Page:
When Your Server Goes Down

Although this may be difficult, the first thing to do is to remember not to panic. Staying calm will go a long way in making sure you can resolve the issue quickly and calmly. When operating a server remotely, your only assurance that a server is running is through its websites and through Internet connections.

1. The first thing to check is whether or not your own network connection is experiencing problems. Although you may be able to connect to some other sites, you may find that you cannot connect to certain sites.

2. If your connection is fine, check your web monitoring software or services, which should have notified you when there was a web connection problem.

3. If those indicate your server is down, check your data center or web host’s website for current network status. They may have already been aware of the problem and have posted some information about it.

4. Next, try connecting to your server via SSH. If you can get in through SSH, it means that a service, such as Apache or MySQL, may just need restarting.

5. If SSH is not accessible, your server may need a reboot. Follow the normal procedure to either automatically reboot or contact a support person to manually reboot your server.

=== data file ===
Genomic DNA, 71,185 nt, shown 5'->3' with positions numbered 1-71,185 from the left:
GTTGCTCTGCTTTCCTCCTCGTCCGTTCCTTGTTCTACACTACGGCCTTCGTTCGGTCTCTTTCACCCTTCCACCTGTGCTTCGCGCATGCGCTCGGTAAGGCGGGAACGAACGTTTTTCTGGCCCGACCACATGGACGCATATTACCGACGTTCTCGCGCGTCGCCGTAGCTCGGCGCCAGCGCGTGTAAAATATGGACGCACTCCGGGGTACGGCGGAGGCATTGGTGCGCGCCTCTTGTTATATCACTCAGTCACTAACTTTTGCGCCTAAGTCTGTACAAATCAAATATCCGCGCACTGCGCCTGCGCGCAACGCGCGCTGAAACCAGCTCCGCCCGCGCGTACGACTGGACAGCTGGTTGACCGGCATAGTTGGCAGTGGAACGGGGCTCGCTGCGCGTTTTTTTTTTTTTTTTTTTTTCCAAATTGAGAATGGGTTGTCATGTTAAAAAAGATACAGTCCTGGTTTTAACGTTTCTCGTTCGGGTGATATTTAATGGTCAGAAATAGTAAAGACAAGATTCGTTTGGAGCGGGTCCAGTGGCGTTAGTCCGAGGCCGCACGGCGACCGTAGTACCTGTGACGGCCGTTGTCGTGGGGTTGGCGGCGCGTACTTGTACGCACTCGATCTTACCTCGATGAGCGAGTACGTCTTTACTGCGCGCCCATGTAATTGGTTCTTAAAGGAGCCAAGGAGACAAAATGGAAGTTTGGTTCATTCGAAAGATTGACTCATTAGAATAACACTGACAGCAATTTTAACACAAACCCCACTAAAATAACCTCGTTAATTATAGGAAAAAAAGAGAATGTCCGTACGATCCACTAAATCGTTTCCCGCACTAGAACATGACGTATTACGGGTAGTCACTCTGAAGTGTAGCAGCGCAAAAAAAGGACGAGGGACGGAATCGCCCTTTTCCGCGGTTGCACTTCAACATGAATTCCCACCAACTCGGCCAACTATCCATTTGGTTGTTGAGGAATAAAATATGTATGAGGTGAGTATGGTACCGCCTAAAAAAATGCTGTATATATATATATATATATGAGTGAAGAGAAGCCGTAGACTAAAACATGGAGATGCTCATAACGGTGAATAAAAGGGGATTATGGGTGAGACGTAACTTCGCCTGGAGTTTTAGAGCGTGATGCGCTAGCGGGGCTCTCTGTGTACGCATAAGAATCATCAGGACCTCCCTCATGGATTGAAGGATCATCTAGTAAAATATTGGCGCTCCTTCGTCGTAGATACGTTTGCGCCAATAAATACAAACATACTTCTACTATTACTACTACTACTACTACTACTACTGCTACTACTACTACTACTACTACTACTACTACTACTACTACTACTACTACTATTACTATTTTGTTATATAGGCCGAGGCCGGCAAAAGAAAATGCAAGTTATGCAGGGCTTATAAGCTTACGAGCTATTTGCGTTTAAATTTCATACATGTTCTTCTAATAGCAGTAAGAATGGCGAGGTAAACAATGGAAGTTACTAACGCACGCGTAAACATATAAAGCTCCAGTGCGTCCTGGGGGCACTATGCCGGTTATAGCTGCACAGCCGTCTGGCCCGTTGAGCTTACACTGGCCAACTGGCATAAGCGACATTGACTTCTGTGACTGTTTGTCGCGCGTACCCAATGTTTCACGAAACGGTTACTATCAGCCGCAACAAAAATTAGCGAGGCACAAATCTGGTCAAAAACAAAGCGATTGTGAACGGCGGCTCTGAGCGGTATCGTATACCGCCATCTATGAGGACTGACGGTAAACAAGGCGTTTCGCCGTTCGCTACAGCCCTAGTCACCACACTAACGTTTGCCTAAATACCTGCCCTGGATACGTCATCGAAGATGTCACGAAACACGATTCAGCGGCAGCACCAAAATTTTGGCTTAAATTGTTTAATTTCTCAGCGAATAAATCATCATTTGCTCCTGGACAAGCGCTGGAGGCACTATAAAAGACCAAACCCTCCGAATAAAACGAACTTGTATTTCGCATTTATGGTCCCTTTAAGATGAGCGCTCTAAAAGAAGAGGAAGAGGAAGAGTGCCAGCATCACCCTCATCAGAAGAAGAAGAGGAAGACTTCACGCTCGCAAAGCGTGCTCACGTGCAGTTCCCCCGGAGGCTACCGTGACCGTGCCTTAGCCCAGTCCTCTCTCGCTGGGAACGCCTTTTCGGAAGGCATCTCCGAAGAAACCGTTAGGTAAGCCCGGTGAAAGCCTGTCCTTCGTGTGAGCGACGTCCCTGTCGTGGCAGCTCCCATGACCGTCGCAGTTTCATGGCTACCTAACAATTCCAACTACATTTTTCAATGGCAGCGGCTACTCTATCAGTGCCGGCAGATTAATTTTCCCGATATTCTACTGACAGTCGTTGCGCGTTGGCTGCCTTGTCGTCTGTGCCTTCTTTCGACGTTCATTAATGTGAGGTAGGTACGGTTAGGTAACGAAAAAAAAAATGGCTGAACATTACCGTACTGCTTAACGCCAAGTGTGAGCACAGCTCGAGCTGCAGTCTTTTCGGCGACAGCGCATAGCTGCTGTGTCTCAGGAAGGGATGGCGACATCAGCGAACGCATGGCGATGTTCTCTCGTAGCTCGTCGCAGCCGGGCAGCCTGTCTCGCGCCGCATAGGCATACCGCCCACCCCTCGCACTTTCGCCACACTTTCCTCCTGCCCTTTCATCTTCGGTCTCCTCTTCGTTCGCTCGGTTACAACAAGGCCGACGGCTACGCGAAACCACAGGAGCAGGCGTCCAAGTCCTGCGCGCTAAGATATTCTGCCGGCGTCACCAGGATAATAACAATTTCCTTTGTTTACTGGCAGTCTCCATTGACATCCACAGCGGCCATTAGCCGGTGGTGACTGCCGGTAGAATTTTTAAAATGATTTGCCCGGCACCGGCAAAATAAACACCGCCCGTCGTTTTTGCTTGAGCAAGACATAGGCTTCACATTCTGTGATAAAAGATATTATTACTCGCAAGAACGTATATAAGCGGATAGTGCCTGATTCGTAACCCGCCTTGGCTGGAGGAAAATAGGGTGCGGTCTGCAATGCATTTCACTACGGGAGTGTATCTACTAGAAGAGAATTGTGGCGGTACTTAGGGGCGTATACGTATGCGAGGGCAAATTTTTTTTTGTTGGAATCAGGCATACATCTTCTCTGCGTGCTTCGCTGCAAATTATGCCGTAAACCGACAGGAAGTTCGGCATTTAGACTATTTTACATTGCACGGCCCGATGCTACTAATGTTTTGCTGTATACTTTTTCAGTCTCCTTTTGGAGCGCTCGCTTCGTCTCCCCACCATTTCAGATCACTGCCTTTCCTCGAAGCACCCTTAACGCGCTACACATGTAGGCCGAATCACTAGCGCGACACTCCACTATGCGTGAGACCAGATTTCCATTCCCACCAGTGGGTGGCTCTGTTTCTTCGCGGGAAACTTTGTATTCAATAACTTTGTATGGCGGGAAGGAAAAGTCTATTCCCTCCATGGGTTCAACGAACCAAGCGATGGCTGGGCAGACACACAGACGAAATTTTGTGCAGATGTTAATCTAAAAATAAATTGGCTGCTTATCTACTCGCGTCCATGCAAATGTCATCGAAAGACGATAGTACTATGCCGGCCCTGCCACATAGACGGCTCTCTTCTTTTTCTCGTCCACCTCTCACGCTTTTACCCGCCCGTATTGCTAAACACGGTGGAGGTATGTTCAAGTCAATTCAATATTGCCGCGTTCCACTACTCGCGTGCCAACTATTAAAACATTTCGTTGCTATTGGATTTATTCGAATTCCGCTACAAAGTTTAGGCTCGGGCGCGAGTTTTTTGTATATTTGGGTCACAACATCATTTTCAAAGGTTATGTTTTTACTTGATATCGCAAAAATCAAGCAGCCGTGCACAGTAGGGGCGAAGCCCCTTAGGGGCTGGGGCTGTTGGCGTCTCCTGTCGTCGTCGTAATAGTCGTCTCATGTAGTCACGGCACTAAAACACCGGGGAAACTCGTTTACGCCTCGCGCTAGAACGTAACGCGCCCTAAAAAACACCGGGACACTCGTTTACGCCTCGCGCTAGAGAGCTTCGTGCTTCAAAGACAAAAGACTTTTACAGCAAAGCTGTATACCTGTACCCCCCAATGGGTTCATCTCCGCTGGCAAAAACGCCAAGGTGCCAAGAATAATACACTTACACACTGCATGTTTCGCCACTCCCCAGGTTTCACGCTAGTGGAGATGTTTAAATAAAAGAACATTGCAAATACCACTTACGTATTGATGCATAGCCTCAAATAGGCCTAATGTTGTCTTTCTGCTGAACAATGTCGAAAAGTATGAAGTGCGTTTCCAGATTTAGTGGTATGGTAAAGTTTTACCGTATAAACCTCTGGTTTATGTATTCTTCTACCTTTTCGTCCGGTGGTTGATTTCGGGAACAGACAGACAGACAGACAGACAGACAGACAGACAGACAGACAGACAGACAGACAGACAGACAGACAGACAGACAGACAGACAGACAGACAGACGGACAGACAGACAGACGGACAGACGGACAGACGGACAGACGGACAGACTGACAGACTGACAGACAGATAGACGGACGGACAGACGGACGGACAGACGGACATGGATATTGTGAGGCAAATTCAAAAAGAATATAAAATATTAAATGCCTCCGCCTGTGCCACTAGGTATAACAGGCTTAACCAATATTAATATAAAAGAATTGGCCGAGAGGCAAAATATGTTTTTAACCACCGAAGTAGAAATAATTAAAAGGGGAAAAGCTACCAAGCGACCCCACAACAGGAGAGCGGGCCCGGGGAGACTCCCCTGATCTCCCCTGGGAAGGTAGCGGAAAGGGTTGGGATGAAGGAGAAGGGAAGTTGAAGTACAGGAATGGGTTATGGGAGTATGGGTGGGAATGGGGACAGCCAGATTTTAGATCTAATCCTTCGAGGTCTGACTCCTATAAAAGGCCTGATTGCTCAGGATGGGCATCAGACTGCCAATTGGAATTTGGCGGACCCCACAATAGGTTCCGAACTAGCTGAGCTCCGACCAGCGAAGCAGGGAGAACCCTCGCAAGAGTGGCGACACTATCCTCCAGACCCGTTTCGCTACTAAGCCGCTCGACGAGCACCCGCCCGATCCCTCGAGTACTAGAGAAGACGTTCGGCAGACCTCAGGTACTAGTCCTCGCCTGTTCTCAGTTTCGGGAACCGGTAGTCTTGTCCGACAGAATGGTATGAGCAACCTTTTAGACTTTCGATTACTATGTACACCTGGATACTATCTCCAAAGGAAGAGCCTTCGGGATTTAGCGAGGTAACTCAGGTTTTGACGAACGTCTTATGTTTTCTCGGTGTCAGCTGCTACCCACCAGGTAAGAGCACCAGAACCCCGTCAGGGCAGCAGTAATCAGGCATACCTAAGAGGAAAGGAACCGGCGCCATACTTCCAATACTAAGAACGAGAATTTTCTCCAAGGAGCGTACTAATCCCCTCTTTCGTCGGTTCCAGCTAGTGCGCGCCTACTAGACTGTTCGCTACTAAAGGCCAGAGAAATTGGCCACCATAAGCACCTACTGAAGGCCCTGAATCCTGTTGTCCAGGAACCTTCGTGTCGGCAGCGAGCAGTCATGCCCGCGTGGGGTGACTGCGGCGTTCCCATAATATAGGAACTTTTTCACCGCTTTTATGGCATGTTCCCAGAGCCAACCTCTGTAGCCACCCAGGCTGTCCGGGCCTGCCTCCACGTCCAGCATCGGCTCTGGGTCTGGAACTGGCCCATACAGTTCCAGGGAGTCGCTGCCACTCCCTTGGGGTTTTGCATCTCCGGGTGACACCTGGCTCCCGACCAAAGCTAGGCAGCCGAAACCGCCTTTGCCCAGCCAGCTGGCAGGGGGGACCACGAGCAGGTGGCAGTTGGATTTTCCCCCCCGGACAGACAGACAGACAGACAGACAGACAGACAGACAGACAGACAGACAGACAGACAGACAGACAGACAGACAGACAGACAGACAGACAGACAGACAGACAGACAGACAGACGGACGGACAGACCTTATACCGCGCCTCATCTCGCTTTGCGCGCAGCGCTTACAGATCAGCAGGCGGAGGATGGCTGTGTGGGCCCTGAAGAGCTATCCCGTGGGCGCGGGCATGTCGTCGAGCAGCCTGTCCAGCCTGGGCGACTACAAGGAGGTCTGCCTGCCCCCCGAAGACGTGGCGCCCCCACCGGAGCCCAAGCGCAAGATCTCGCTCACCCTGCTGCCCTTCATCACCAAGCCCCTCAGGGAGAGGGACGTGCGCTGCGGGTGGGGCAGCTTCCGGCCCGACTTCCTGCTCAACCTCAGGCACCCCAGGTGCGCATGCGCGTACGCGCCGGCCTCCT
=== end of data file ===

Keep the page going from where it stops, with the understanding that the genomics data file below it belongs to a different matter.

6. In the rare case that even rebooting will not resolve the issue, some data centers will setup KVM remote console control so that you can fix whatever network issues your server is having. If you find it to be some type of problem with your operating system you cannot fix, they may have to re-image the machine and/or restore backups.

7. There are cases when something like KVM may turn up no visible issues. In such a case, the data center may need to fix a hardware or network problem. Be sure to have them investigate for any such issues.

Staying calm and running through a set lists of protocols should help you resolve your server downtime quickly and safely.